“Horror is one of those genres that is incredibly popular,” Grady Hendrix says. “But people look at you funny when you say you like reading horror. We want to use this opportunity to showcase the best of what’s out there today. These stories won’t just scare readers, but they’ll make them laugh, make them cry, and make them cringe. There’s more to horror than just saying ‘boo’.” 

The committee’s final selections will be announced on February 14, 2019— National Library Lover’s Day. Some or all of the authors of those titles will appear on a panel to kick off Summer Scares at Librarian’s Day during StokerCon 2019 May 10, 2019 in Grand Rapids, MI. 

Between the announcement of the titles and the kick off event, the committee and its partners will be publishing lists of even more suggested titles for further horror reading, content by committee members about the genre, and interviews with the selected authors. Official Summer Scares podcasting partner, Ladies of the Fright Podcast, will also be recording episodes in conjunction with Summer Scares. 

The HWA is a nonprofit organization of writers and publishing professionals with members located around the world, dedicated to promoting dark literature and the interests of those who write it and read it. It is the oldest and most respected professional organization for the much-loved writers who have brought you the most enjoyable sleepless nights of your life. One of HWA’s missions is to encourage public interest in, and foster an appreciation of, Horror and Dark Fiction literature, through extensive programming and partnerships with library and literacy-based organizations. The Summer Scares reading program is one example of this. 

Look for more information coming soon in Library Journal, School Library Journal, and Book Riot, as well as from United for Libraries and at the HWA’s website: 

For more information, contact JG Faherty, HWA Library Committee Chair ( or 
Becky Spratford, HWA Secretary ( 

Summer Scares Committee Members

Grady Hendrix is a best selling author whose novels include Horrorstör, My Best Friend's Exorcism – which he describes as "basically Beaches meets The Exorcist" — and most recently, We Sold Our Souls. He's also the author of the Bram Stoker Award winning, Paperbacks from Hell, a history of the horror paperback boom of the '70s and '80s, and Mohawk, a horror movie about the War of 1812.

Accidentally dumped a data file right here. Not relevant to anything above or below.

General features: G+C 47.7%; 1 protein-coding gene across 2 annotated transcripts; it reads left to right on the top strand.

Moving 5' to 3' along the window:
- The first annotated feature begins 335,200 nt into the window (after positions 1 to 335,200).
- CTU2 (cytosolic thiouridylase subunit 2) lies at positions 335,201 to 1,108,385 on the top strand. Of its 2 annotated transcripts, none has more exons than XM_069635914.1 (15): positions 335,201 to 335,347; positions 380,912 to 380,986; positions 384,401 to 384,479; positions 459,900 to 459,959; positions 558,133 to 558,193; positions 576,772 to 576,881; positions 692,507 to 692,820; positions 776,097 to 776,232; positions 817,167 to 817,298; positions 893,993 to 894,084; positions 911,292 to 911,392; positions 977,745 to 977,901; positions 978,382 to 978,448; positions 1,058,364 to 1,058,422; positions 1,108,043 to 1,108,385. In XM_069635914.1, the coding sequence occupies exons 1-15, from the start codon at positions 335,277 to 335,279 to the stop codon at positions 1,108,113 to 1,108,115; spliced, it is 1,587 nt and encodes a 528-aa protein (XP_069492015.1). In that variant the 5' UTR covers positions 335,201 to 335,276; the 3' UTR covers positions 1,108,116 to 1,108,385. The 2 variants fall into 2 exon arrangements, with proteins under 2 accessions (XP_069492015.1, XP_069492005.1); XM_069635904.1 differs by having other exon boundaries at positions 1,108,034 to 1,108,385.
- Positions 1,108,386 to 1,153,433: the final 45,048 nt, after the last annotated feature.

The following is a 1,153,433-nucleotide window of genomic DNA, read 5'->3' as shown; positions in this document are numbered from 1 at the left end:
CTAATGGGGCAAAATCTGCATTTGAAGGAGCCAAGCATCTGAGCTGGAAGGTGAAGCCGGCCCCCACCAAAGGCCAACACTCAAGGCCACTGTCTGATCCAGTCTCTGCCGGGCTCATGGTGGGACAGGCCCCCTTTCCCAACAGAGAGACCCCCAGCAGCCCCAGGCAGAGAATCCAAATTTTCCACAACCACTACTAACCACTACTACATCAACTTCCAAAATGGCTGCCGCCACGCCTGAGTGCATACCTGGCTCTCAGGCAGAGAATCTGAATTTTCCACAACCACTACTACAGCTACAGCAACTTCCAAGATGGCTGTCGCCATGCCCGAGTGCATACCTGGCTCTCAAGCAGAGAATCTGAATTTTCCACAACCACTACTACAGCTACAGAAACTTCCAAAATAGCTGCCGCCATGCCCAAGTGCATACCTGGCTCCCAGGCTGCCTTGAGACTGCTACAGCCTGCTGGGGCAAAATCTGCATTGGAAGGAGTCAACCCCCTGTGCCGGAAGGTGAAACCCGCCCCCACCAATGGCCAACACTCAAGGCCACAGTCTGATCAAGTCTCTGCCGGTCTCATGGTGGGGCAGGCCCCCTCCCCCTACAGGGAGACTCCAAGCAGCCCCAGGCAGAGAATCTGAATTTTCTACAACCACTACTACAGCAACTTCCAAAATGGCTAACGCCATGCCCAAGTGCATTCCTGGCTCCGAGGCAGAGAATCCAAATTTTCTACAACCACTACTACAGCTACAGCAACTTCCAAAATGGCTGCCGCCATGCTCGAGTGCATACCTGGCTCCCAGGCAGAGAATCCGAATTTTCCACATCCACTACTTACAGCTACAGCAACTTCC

Becky Spratford is a library consultant and the author of, most recently, The Readers’ Advisory Guide to Horror, second edition. She reviews horror for Booklist Magazine and runs the Readers’ Advisory Horror blog, RA for All: Horror. Becky is also a Library Trustee member of United for Libraries and is currently serving as Secretary for the Horror Writers’ Association. 

Carolyn Ciesla is a library director and academic dean at Prairie State College in the Chicago suburbs. She has worked as a teen librarian and reference librarian, and reviews horror titles for Booklist Magazine. She’s currently enjoying providing all of the scary books to her teen daughter, and revisiting a few along the way. 

Kiera Parrott is the reviews director for Library Journal and School Library Journal, where she oversees the review of more than 14,000 titles annually. Before joining the Journals, Kiera was head of children’s services at Darien Library (CT), and began her career as a librarian at the New York Public Library. Kiera is a lifelong horror fan and loves nothing more than curling up with a blood-curdling read on a rainy day. You can find her on Twitter @libraryvoice. 

Kelly Jensen is a former librarian who works as an Editor for Book Riot (, where she runs the weekly "What's Up in YA?" young adult newsletter, the biweekly "Check Your Shelf" newsletter for librarians, and cohosts the "Hey YA" podcast about young adult literature Her books include (Don’t) Call Me Crazy: 33 Voices Start the Conversation About Mental Health and Here We Are: Feminism for the Real World, both from Algonquin Young Readers. She's also a well-known and long-time co-blogger at STACKED ( A life-long lover of all things scary, she finds herself eager to scream about horror reads for teens with those who love good thrills and chills.

Monday, October 29, 2018

31 Days of Horror: Day 29 Paperback From Hell by Valancourt Are Tailor Made For Libraries

With the current resurgence in the popularity of horror in mainstream media, there is also a concurrent rise in interest in retro horror fiction. Forbes wrote about the phenomenon last month here.

That article quotes Grady Hendrix whose Paperbacks From Hell was one of my favorites reads of 2017 and it won the Bram Stoker Award for Best Nonfiction [I got to present the award to Grady on stage].

Now Valancourt Books [a publisher who specialize in the rediscovery of rare, neglected, and out of print fiction] is working with Grady and Will Errickson to reprint some of the very best of those classic horror titles. And here is the great thing for us, they will not only be easily available for libraries through our normal purchasing channels, but you can also get them ALL on Overdrive as ebooks too-- for only $16 print and $8 ebook!

While the line doesn't get going until Spring 2019, you can explore the links in this post for more information because you are going to want to order these. It's a line that is tailored made for libraries. The titles will be curated by experts, the covers will be gorgeous for displays, and the price is point is fantastic.